The New Kingdom of Egypt and the Fall of Babylon

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By — McGraw-Hill Professional
Updated on Feb 3, 2012

Time Line

1570-1065 BC New Kingdom in Egypt
1415-1154 BC Kassite Dynasty in Mesopotamia
1380-1190 BC Hittite Empire
1379-1362 BC Amenhotep IV rules Egypt as Akhenaton
1200 BC

Iron Age begins

Invasions of “Sea Peoples”

1150-612 BC Assyrian Empire
625-538 BC Second Babylonian Empire
612 BC Sack of Nineveh by Medes


The New Kingdom of Egypt and the Fall of Babylon

Civilizations changed much more slowly in ancient times than they do in our own time. For the majority of the people, the New Kingdom in Egypt was almost unchanged from the Old Kingdom or the Middle Kingdom.

The major change in the era between about 1500 and 500 BC was the rise and fall of empires. The Egyptian, Hittite, and Assyrian empires all expanded beyond a manageable size; all these empires either contracted in size or disappeared altogether.

The Bronze Age ended around 1200 BC and was succeeded by the Iron Age. Iron tools and weapons were substantially stronger than bronze ones; therefore, the first civilizations that learned to work with iron had a significant advantage over others. Iron affected not only a culture’s military might but also its agricultural production. The use of iron therefore led to both strength and prosperity.

As early civilizations became empires, certain common patterns began to emerge. A successful empire always contained the same elements. The first necessity for an empire was a strong, charismatic ruler; without such a ruler, a civilization simply would not make the effort to expand. Second, all the early empires had efficient bureaucracies; an empire could not be administered with- out a literate class of scribes and other officials. Third, each successful empire had a powerful, well-organized standing army loyal to the monarch and the state. The army was needed both to conquer new areas and to prevent uprisings; troops were maintained throughout the empire during peacetime for this purpose. Fourth, the emperor delegated authority to local rulers, since he could not be everywhere at once. As long as all these factors functioned smoothly together, an empire was successful. When one or more of them failed, the empire would weaken and eventually fall.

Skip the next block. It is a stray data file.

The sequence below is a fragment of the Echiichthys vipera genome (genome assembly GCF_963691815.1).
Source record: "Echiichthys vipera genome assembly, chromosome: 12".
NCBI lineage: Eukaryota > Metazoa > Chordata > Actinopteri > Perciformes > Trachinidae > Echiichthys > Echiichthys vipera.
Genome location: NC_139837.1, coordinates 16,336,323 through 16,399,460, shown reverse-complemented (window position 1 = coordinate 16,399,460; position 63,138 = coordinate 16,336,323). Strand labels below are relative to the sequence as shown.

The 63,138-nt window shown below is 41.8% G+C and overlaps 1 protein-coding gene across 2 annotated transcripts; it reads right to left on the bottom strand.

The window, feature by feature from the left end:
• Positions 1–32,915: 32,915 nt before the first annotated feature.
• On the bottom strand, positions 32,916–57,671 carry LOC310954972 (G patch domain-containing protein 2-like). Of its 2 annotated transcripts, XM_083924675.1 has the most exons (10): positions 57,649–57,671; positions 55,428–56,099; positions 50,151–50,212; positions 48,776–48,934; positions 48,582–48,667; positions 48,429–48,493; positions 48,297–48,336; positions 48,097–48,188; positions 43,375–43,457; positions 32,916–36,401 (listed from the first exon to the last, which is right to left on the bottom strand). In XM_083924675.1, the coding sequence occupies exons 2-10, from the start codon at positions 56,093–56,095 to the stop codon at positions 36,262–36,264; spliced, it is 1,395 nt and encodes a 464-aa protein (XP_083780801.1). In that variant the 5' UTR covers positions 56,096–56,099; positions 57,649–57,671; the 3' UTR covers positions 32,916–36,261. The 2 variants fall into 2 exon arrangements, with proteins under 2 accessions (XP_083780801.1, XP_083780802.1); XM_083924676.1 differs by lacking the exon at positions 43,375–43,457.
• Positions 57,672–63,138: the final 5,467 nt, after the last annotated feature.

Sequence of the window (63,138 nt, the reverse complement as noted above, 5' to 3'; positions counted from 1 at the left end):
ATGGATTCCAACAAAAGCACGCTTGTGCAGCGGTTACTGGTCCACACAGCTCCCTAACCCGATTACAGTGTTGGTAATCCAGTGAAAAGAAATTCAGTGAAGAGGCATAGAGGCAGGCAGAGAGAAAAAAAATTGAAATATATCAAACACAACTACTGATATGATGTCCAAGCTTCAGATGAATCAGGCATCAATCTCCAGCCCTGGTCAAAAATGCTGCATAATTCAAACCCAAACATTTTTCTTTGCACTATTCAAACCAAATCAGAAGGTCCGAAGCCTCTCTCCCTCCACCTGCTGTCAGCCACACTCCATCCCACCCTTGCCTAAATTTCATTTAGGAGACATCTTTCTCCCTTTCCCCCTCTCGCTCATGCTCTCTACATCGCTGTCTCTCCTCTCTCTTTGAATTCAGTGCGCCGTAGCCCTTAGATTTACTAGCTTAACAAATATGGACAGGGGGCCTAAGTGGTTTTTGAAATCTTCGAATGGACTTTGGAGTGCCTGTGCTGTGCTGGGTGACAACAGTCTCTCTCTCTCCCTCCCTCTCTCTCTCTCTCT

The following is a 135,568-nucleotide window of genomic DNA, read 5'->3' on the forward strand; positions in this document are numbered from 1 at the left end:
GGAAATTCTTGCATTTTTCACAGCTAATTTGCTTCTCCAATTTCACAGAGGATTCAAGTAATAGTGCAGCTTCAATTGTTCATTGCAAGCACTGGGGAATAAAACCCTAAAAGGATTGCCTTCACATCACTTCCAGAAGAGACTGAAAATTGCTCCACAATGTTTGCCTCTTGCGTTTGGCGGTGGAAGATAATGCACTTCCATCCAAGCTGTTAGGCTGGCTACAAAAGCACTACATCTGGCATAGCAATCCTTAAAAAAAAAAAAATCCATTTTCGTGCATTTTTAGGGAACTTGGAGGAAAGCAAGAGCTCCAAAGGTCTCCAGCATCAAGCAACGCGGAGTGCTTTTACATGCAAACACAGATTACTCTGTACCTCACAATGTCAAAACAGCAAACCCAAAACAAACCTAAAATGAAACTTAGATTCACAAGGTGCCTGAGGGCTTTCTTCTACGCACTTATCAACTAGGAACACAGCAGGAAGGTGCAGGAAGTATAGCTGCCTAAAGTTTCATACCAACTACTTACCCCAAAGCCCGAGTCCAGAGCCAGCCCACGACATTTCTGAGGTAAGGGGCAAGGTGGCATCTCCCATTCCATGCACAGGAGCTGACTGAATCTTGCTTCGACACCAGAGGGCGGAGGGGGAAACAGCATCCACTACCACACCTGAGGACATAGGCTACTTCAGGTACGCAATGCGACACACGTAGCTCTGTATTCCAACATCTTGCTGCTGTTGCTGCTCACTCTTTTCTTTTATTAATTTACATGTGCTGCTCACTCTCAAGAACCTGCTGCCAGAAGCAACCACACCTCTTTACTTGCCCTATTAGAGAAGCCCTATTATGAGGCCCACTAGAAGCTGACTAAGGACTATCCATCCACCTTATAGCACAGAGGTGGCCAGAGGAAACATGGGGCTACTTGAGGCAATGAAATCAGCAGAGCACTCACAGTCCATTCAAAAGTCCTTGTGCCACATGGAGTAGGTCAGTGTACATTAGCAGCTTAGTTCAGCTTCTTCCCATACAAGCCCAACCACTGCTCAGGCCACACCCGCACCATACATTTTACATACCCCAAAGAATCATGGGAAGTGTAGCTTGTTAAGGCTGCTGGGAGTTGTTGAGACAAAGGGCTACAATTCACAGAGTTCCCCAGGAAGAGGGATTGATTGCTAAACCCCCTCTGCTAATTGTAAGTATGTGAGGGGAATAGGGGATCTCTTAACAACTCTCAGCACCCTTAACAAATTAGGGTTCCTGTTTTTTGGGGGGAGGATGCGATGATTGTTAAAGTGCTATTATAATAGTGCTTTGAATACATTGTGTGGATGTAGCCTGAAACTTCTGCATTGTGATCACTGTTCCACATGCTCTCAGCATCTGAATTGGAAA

Practice questions for these concepts can be found at:

The New Kingdom of Egypt and the Fall of Babylon Practice Test

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